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Southern Scenic Road Trip: Wildlife Safari Road Trip, The Catlins

Travel pack information

Kaka Point lookout Kaka Point lookout

A reserve to protect 10% of the mainland population was set up in 2007 at Long Point near Owaka in the Catlins. Roaring Bay Hide next to Nugget Point is another place you can spot the Yellow Eyed Penguins.The Yellow Eyed Penguin known as a ‘Hoiho’ in Maori is so iconic that it features on the New Zealand $5 dollar note.

Interesting facts

  • Up to 80 cm tall and weighing up to 8kg the males are bigger and live longer up to 20 years.
  • They don’t nest in visual sight of each other and normally on a slope in forest, scrub, or on beaches facing the sea.
  • Nest sites are picked in August and normally 2 eggs laid in September with incubation lasting up to 50 days.
  • For the first 6 weeks, one parent guards the chicks while the other hunts for food. When chicks are around 4 months old they become independent.
  • First breeding occurs at 3-4 years old and long term partnerships are formed – penguins are famously monogamous with one partner for life.
  • They eat fish like blue cod and jellyfish (as described by Our Wildlife)



Sea lions bathing on the beach at Waipapa point, Catlins

Sea Lions (Hooker’s Sea Lion or Whakahao)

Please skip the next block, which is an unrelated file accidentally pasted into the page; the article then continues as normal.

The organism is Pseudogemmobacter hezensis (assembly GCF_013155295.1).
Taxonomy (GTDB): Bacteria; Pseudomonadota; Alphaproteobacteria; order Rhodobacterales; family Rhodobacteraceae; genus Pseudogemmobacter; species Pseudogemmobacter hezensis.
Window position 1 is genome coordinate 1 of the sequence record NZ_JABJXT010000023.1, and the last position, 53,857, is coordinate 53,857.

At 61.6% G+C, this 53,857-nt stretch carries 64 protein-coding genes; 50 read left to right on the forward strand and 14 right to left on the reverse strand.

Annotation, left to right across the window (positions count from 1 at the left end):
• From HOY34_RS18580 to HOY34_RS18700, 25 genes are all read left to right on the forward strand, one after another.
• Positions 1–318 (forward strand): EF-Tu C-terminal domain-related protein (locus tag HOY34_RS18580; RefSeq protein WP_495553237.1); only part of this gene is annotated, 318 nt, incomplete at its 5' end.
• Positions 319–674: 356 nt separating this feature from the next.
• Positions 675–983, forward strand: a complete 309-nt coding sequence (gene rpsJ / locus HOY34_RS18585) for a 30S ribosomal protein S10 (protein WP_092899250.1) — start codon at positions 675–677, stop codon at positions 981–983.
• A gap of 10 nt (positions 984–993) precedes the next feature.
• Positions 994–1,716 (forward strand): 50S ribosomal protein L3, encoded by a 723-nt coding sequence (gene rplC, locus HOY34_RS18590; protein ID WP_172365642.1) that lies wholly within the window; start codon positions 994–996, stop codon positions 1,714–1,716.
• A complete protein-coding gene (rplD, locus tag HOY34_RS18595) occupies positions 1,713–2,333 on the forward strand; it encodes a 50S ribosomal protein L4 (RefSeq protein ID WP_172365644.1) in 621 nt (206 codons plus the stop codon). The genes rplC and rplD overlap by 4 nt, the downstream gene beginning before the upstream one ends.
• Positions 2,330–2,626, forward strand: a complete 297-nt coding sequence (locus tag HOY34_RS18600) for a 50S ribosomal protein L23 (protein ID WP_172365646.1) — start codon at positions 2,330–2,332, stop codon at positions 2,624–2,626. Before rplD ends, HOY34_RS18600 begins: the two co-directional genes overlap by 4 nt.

New Zealand sea lions are the most endangered and threatened in The World.

  • They are one of the largest New Zealand animals with the males up to 3.5 metres long and up to 450 kg in weight – females are almost half the size and weight.
  • Males have darker and longer hair down to their shoulders.
  • They tend to return to the same sites.
  • They have started to breed again in The Catlins after 150 years of breeding exclusively on remote islands.
  • They eat squid, octopus, fish, shellfish, seabirds and other marine mammals.
  • Sea lions are hunted and preyed on by Great White Sharks.
  • Sea lions can get caught in squid nets which has led to new technology to prevent this happening.
  • The mainland population is estimated to reach 1000 by 2044.
  • Best places to see sea lions in The Catlins: Nugget Point, Surat and Cannibal bays, Jack’s Bay, Purakaunui Bay. You may also see fur seals at these spots, while elephant seals can often be seen at Nugget Point. (as described by Our Wildlife)

Hector’s Dolphins

  • The World’s smallest dolphins are around 1.5 metres in length and up to 60 kg in weight, with females being both slightly longer and heavier.
  • Famous for their rounded dorsal fins.
  • They look grey from a distance but are far more colourful with light and dark grey, black, and creamy white.
  • Hector calves are up to 80 cm long and 10 kg with vertical pale stripes until 6 months old.
  • Hector’s Dolphins often stay in shallow water down to 100 metres.
  • The biggest threat is fishing and getting trapped in nets which has led to marine protection areas being set up.
  • The best places to see these lovely creatures are at Nugget Point or Curio Bay. (as described by Our Wildlife)
Hector's Dolphins @Whalewatch



Consult Ten waterfalls & caves of The Catlins, what to see, guide: NZ Jane to customise your proposed road trip.


Interested in the outdoors and nature walks with family, friends and kids check here 11 family walks & birding hot spots of The Catlins, guide: NZ Jane for details.


The Catlins are worth the journey.

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